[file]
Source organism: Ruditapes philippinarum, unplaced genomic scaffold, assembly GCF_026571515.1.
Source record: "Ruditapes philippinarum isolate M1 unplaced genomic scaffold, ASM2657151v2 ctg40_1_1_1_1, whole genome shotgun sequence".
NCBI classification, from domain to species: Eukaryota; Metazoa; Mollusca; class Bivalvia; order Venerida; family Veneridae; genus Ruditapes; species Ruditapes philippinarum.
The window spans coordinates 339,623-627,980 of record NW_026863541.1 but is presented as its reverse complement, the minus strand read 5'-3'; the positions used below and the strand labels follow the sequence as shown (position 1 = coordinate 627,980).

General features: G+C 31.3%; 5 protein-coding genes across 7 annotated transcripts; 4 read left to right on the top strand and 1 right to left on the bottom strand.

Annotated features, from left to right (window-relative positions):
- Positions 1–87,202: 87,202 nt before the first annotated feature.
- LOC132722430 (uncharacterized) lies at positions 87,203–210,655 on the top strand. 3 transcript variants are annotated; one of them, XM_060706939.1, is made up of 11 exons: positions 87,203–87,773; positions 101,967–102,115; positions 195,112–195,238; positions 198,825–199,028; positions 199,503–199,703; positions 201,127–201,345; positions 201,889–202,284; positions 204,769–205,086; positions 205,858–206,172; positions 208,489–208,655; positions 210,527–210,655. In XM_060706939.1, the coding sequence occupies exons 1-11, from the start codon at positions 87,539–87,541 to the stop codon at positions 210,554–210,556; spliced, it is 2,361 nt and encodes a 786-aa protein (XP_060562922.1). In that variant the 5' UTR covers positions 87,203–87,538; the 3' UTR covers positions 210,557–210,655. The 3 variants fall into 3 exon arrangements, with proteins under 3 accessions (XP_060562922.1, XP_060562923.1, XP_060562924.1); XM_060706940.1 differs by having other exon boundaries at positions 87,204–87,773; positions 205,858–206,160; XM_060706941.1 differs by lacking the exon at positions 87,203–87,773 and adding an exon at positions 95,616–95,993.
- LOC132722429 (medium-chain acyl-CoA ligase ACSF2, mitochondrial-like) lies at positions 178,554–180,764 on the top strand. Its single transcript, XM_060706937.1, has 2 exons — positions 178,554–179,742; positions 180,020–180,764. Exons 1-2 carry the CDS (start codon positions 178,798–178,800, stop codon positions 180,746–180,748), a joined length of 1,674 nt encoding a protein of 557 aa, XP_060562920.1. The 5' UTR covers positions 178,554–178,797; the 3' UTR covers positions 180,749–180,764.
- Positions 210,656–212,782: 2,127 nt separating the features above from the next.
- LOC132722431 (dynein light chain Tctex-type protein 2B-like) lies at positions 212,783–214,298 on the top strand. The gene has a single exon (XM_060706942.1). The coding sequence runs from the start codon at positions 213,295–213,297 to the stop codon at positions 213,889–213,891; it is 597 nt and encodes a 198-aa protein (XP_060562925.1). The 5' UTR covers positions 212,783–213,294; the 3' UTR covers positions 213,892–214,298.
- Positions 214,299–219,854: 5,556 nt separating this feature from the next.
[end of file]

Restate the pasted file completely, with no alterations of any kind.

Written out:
Source organism: Ruditapes philippinarum, unplaced genomic scaffold, assembly GCF_026571515.1.
Source record: "Ruditapes philippinarum isolate M1 unplaced genomic scaffold, ASM2657151v2 ctg40_1_1_1_1, whole genome shotgun sequence".
NCBI classification, from domain to species: Eukaryota; Metazoa; Mollusca; class Bivalvia; order Venerida; family Veneridae; genus Ruditapes; species Ruditapes philippinarum.
The window spans coordinates 339,623-627,980 of record NW_026863541.1 but is presented as its reverse complement, the minus strand read 5'-3'; the positions used below and the strand labels follow the sequence as shown (position 1 = coordinate 627,980).

General features: G+C 31.3%; 5 protein-coding genes across 7 annotated transcripts; 4 read left to right on the top strand and 1 right to left on the bottom strand.

Annotated features, from left to right (window-relative positions):
- Positions 1–87,202: 87,202 nt before the first annotated feature.
- LOC132722430 (uncharacterized) lies at positions 87,203–210,655 on the top strand. 3 transcript variants are annotated; one of them, XM_060706939.1, is made up of 11 exons: positions 87,203–87,773; positions 101,967–102,115; positions 195,112–195,238; positions 198,825–199,028; positions 199,503–199,703; positions 201,127–201,345; positions 201,889–202,284; positions 204,769–205,086; positions 205,858–206,172; positions 208,489–208,655; positions 210,527–210,655. In XM_060706939.1, the coding sequence occupies exons 1-11, from the start codon at positions 87,539–87,541 to the stop codon at positions 210,554–210,556; spliced, it is 2,361 nt and encodes a 786-aa protein (XP_060562922.1). In that variant the 5' UTR covers positions 87,203–87,538; the 3' UTR covers positions 210,557–210,655. The 3 variants fall into 3 exon arrangements, with proteins under 3 accessions (XP_060562922.1, XP_060562923.1, XP_060562924.1); XM_060706940.1 differs by having other exon boundaries at positions 87,204–87,773; positions 205,858–206,160; XM_060706941.1 differs by lacking the exon at positions 87,203–87,773 and adding an exon at positions 95,616–95,993.
- LOC132722429 (medium-chain acyl-CoA ligase ACSF2, mitochondrial-like) lies at positions 178,554–180,764 on the top strand. Its single transcript, XM_060706937.1, has 2 exons — positions 178,554–179,742; positions 180,020–180,764. Exons 1-2 carry the CDS (start codon positions 178,798–178,800, stop codon positions 180,746–180,748), a joined length of 1,674 nt encoding a protein of 557 aa, XP_060562920.1. The 5' UTR covers positions 178,554–178,797; the 3' UTR covers positions 180,749–180,764.
- Positions 210,656–212,782: 2,127 nt separating the features above from the next.
- LOC132722431 (dynein light chain Tctex-type protein 2B-like) lies at positions 212,783–214,298 on the top strand. The gene has a single exon (XM_060706942.1). The coding sequence runs from the start codon at positions 213,295–213,297 to the stop codon at positions 213,889–213,891; it is 597 nt and encodes a 198-aa protein (XP_060562925.1). The 5' UTR covers positions 212,783–213,294; the 3' UTR covers positions 213,892–214,298.
- Positions 214,299–219,854: 5,556 nt separating this feature from the next.